By the light of a head lamp we crossed the barbed wire fence into a wall of cricket sounds, across Eladio's banana patch, then trudged our way up the steep muddy trail into the forest. Metallic sounding Tink Frogs ring out above the din of insects, despite the darkness our sense of urgency was reinforced by the loud flapping of a male chestnut-headed Oropendola as it changed perches between trees. The dawn duet of Rufous Motmots reverberates from the canopy in a rhythmic bo-bo-bo boom boom, boo-boo-boo bo bo! like some sort of bassoon or drums. They were soon joined by the frog-like Aahrrr ahrr ahrr ah ah ah-ahrr of Broad-billed Motmots, followed by the mellifluous caroling of a Pale-vented Robin. I point to the perch where a male Bare-necked Umbrellabird had displayed (boomed) during the two prior trips, a Black-headed Nightingale-Thrush sings from beneath the umbrellbird perch as it had on many mornings, but on this morning at least, el Sombrillo or Pavoncilla is a no-show.
    An Olive Tanager begins his morning song bout moving to a perch to give a long complicated medley of squeaky calls and trills, and then off to the next perch. The tanagers will soon be in loose flocks joined by the likes of Common Bush-Tanagers, Golden-crowned Warblers, and Spotted Barbtails. From somewhere down hill a Buff-throated Foliage-gleaner utters its rattly call, a day of birds has begun.
    The tripod is hefted onto the shoulder on top of tape recorder and parabolic microphone straps, and Tony gives the typical "lead on McDuff". We work our way along a ridge-top trail to a Green Hermit lek, the males are spread out though the understory, from low perches they tirelessly give there repeated one note nasal squeak "Aeair eair eair" while flicking their long white-tipped tail downward almost in rhythm with the notes. We move from the ridge top down the trail where a White-throated Shrike-Tanager's loud calls are almost inaudible above the roar of the creek below. In rubber boots we hop across rocks and shallow rushing water of the Quebrada Pavoncilla, to the other side on boards on top of mud, to firmer ground. The forest glazed by last nights mist is best described in the rich greens of Fujichrome, leaning out across the path tubular flowers glow a vibrant scarlet that can't be missed by the color sensitive eyes of the hermit hummingbirds.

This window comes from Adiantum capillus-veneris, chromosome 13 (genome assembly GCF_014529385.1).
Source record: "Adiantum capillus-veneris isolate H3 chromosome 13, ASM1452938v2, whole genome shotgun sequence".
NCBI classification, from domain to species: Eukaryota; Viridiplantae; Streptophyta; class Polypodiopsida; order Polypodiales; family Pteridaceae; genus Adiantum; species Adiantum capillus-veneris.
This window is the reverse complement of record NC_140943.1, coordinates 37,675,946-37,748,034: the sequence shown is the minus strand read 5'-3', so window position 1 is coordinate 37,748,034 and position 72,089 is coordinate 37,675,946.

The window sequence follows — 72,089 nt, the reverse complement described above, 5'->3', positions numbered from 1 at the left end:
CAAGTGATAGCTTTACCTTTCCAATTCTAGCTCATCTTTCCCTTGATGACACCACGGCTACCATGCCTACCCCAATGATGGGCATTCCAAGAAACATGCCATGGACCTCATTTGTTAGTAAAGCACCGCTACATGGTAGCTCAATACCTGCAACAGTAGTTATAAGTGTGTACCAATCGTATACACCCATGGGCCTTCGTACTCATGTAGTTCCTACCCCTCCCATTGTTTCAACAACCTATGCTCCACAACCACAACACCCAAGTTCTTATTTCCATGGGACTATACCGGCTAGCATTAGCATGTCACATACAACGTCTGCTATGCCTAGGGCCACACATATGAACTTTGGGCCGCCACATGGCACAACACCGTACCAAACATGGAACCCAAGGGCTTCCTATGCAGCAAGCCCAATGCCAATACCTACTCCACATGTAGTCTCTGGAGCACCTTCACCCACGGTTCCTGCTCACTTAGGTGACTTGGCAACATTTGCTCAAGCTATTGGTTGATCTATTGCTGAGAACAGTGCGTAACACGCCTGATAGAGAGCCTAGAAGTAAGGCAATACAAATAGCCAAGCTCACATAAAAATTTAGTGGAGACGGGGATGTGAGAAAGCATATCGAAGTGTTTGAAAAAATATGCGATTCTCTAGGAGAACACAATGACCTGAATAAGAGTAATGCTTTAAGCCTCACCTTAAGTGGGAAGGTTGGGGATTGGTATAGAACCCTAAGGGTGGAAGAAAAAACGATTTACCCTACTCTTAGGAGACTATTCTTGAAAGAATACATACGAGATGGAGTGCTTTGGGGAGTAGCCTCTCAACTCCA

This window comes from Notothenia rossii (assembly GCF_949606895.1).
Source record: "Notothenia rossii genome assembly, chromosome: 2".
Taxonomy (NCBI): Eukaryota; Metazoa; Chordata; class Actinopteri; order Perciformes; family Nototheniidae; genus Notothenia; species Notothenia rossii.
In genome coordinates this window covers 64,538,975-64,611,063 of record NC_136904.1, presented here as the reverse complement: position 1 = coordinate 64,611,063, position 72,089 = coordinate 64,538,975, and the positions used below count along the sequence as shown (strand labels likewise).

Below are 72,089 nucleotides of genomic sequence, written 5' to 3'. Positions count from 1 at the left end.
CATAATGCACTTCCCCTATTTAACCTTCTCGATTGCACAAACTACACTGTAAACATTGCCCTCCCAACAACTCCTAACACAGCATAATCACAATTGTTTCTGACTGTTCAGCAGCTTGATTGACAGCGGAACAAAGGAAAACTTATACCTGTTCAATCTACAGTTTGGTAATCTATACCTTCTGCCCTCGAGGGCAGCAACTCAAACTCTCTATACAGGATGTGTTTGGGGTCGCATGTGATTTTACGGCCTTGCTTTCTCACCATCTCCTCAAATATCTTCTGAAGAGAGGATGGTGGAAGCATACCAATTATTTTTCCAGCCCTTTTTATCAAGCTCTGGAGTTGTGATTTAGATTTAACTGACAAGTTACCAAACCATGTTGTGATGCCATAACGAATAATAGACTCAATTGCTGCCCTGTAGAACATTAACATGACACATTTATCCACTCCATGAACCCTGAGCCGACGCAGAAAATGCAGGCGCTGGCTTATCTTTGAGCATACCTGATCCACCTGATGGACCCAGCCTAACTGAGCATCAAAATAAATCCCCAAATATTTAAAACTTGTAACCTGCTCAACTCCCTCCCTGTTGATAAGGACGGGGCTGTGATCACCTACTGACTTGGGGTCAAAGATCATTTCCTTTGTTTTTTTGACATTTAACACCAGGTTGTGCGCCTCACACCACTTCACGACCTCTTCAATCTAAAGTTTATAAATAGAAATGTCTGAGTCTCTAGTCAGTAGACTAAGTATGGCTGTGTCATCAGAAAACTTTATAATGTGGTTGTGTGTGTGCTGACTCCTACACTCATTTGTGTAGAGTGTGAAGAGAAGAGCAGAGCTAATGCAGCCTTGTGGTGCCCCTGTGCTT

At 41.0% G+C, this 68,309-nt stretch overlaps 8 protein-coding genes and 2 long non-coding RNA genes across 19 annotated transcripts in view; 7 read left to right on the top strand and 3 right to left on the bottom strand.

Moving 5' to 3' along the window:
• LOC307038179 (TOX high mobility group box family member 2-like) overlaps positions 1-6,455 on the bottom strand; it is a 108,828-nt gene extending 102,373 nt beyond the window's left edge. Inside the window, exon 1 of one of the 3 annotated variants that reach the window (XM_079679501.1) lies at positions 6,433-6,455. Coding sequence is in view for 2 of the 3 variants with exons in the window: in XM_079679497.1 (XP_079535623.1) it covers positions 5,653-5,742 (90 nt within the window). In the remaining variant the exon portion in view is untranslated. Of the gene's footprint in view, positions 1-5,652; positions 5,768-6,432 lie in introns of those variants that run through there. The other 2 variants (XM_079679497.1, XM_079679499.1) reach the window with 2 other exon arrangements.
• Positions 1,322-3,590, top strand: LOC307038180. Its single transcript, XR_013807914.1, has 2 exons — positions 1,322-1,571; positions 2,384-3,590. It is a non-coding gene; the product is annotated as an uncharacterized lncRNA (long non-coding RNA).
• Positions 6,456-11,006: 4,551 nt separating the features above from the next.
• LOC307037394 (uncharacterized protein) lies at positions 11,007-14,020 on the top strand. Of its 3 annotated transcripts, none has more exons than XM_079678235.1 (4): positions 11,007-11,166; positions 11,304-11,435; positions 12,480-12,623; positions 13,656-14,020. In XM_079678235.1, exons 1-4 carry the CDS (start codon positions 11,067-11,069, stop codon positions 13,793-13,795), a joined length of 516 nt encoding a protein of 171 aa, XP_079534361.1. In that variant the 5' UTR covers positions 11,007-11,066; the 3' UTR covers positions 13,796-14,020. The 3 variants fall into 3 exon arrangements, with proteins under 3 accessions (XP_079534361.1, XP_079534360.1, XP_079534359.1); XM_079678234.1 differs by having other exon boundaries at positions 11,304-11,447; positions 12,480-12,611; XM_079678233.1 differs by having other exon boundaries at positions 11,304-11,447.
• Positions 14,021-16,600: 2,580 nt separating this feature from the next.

The Rio Penas Blancas roars in the distance, an accelerating Too Too Too Too-Too-Too Too Too draws a Black-headed Antthrush. We confer on the direction it came from and then I begin my whistled imitation of its call. This is a bird on Tony’s hit list, we wait and the bird approaches the odd sounding intruder on its territory, it nears to give us a look, Apretty cool bird eh? I gloat, Tony replies "not bad". Again the sound of boots on mud, a Lattice-tailed Trogon calls from a location that refuses us a look. We hear the "bweer" calls of White-breasted Wood-Wrens from beyond some thick herbaceous growth,
   The forest rings with life, most vocalists go unseen. To our right there is a churring chortling rhythmic rattle, interrupted by one or two pure toned short whistles, the low vegetation ripples as the vocalist move from stem to stem beyond view. The chortling gives way to melodic tuneful whistling, and than to very variable song phrases. The whistles are in the range of my whistling and the vocalist approach, we're rewarded with nice looks at Song Wrens some four birds hopping along the ground, and duetting from low perches. Days in tropical forest especially such middle-elevation Caribbean forest are precious, and the early mornings priceless.

Rio Penas Blancas Valley
a narrative of a trip through a Caribbean Slope Rainforest
by David L. Ross, Jr.